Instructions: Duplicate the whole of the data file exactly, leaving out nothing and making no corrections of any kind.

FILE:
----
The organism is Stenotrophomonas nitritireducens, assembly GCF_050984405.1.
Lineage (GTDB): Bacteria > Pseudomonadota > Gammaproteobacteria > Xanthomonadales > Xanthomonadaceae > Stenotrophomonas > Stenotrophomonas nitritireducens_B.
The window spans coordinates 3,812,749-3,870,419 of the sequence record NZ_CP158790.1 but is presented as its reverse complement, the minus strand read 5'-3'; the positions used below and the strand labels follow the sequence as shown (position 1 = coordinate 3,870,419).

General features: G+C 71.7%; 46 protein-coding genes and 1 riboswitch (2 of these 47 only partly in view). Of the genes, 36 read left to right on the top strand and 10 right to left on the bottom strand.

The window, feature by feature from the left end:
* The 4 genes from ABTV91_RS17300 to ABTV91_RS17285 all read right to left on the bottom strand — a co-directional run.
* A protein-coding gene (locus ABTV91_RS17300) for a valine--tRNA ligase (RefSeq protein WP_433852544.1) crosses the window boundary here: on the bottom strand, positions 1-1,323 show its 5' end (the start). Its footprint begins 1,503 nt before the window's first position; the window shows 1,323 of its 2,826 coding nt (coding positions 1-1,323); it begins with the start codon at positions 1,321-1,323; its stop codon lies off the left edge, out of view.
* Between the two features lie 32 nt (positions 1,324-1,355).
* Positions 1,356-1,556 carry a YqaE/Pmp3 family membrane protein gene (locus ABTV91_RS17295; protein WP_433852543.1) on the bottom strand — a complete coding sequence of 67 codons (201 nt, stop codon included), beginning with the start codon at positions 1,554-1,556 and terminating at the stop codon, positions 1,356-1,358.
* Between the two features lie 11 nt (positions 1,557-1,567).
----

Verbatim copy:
The organism is Stenotrophomonas nitritireducens, assembly GCF_050984405.1.
Lineage (GTDB): Bacteria > Pseudomonadota > Gammaproteobacteria > Xanthomonadales > Xanthomonadaceae > Stenotrophomonas > Stenotrophomonas nitritireducens_B.
The window spans coordinates 3,812,749-3,870,419 of the sequence record NZ_CP158790.1 but is presented as its reverse complement, the minus strand read 5'-3'; the positions used below and the strand labels follow the sequence as shown (position 1 = coordinate 3,870,419).

General features: G+C 71.7%; 46 protein-coding genes and 1 riboswitch (2 of these 47 only partly in view). Of the genes, 36 read left to right on the top strand and 10 right to left on the bottom strand.

The window, feature by feature from the left end:
* The 4 genes from ABTV91_RS17300 to ABTV91_RS17285 all read right to left on the bottom strand — a co-directional run.
* A protein-coding gene (locus ABTV91_RS17300) for a valine--tRNA ligase (RefSeq protein WP_433852544.1) crosses the window boundary here: on the bottom strand, positions 1-1,323 show its 5' end (the start). Its footprint begins 1,503 nt before the window's first position; the window shows 1,323 of its 2,826 coding nt (coding positions 1-1,323); it begins with the start codon at positions 1,321-1,323; its stop codon lies off the left edge, out of view.
* Between the two features lie 32 nt (positions 1,324-1,355).
* Positions 1,356-1,556 carry a YqaE/Pmp3 family membrane protein gene (locus ABTV91_RS17295; protein WP_433852543.1) on the bottom strand — a complete coding sequence of 67 codons (201 nt, stop codon included), beginning with the start codon at positions 1,554-1,556 and terminating at the stop codon, positions 1,356-1,358.
* Between the two features lie 11 nt (positions 1,557-1,567).